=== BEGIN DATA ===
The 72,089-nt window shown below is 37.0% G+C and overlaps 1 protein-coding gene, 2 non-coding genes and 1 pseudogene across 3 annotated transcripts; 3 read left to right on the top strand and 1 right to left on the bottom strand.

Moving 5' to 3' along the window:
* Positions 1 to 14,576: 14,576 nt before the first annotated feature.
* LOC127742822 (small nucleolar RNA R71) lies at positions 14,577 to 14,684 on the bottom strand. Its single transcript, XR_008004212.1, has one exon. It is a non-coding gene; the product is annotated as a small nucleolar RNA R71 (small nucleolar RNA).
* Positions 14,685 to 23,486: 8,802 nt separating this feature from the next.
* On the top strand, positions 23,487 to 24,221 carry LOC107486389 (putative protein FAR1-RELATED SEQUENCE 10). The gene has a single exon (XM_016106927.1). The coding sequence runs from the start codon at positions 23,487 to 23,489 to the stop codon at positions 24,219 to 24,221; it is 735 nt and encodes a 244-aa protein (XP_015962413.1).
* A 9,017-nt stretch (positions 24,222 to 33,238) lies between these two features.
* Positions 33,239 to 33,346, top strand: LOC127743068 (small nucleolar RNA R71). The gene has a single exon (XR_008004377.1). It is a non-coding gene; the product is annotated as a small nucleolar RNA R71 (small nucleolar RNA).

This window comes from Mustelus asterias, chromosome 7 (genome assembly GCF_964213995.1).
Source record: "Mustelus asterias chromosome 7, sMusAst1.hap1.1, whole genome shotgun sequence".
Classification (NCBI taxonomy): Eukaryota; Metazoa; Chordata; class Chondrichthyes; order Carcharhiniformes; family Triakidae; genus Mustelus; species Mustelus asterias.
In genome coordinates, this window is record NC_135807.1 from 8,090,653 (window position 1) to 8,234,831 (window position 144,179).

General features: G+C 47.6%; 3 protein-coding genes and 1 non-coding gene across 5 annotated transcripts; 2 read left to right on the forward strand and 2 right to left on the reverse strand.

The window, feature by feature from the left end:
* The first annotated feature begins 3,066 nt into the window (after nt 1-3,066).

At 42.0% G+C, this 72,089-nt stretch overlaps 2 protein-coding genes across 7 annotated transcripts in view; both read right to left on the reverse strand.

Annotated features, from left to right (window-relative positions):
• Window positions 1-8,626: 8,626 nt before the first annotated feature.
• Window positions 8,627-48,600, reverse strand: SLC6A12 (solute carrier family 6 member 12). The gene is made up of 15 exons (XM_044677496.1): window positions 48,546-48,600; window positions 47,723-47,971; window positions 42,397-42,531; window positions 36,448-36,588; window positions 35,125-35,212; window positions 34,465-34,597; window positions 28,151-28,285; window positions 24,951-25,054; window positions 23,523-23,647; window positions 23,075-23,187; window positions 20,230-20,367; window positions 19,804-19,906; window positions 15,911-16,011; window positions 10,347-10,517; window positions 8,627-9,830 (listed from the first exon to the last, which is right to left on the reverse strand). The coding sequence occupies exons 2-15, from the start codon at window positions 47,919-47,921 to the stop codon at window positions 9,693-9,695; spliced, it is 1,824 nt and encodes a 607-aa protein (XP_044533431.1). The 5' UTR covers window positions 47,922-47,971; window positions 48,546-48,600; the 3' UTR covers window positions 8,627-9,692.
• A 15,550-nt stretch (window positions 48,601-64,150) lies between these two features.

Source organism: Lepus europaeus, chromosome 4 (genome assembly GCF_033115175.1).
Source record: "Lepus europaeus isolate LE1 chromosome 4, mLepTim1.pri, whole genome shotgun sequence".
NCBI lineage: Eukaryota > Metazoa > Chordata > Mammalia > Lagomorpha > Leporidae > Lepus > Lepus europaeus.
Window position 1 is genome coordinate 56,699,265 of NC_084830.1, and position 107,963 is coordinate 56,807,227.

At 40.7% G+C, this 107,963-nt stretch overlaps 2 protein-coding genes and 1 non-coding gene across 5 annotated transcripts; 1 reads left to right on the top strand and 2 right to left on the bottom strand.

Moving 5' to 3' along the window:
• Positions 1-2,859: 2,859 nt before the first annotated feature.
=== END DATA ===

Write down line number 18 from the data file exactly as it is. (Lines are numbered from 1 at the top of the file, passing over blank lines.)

• Window positions 1-8,626: 8,626 nt before the first annotated feature.